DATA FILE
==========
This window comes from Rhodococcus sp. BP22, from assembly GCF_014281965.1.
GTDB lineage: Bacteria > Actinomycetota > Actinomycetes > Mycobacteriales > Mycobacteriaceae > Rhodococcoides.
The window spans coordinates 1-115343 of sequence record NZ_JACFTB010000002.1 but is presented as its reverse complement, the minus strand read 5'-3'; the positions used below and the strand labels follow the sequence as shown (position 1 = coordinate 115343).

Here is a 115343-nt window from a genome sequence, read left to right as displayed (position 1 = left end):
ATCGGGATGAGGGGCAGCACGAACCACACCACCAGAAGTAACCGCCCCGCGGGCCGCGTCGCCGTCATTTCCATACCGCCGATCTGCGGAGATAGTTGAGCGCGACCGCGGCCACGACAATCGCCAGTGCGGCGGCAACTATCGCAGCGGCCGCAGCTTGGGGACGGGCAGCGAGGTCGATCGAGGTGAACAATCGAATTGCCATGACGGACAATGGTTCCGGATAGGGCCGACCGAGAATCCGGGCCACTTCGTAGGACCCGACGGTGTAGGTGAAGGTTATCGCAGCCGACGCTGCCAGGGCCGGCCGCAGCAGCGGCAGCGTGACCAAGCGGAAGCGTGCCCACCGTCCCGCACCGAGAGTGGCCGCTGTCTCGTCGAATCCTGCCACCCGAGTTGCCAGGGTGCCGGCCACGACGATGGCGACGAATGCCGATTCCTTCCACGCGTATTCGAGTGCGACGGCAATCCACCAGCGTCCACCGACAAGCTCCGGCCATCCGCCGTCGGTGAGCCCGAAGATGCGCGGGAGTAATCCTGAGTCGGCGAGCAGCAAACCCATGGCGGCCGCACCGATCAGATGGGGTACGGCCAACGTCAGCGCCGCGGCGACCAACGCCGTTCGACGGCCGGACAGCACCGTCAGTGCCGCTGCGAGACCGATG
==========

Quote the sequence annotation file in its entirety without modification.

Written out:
This window comes from Rhodococcus sp. BP22, from assembly GCF_014281965.1.
GTDB lineage: Bacteria > Actinomycetota > Actinomycetes > Mycobacteriales > Mycobacteriaceae > Rhodococcoides.
The window spans coordinates 1-115343 of sequence record NZ_JACFTB010000002.1 but is presented as its reverse complement, the minus strand read 5'-3'; the positions used below and the strand labels follow the sequence as shown (position 1 = coordinate 115343).

Here is a 115343-nt window from a genome sequence, read left to right as displayed (position 1 = left end):
ATCGGGATGAGGGGCAGCACGAACCACACCACCAGAAGTAACCGCCCCGCGGGCCGCGTCGCCGTCATTTCCATACCGCCGATCTGCGGAGATAGTTGAGCGCGACCGCGGCCACGACAATCGCCAGTGCGGCGGCAACTATCGCAGCGGCCGCAGCTTGGGGACGGGCAGCGAGGTCGATCGAGGTGAACAATCGAATTGCCATGACGGACAATGGTTCCGGATAGGGCCGACCGAGAATCCGGGCCACTTCGTAGGACCCGACGGTGTAGGTGAAGGTTATCGCAGCCGACGCTGCCAGGGCCGGCCGCAGCAGCGGCAGCGTGACCAAGCGGAAGCGTGCCCACCGTCCCGCACCGAGAGTGGCCGCTGTCTCGTCGAATCCTGCCACCCGAGTTGCCAGGGTGCCGGCCACGACGATGGCGACGAATGCCGATTCCTTCCACGCGTATTCGAGTGCGACGGCAATCCACCAGCGTCCACCGACAAGCTCCGGCCATCCGCCGTCGGTGAGCCCGAAGATGCGCGGGAGTAATCCTGAGTCGGCGAGCAGCAAACCCATGGCGGCCGCACCGATCAGATGGGGTACGGCCAACGTCAGCGCCGCGGCGACCAACGCCGTTCGACGGCCGGACAGCACCGTCAGTGCCGCTGCGAGACCGATG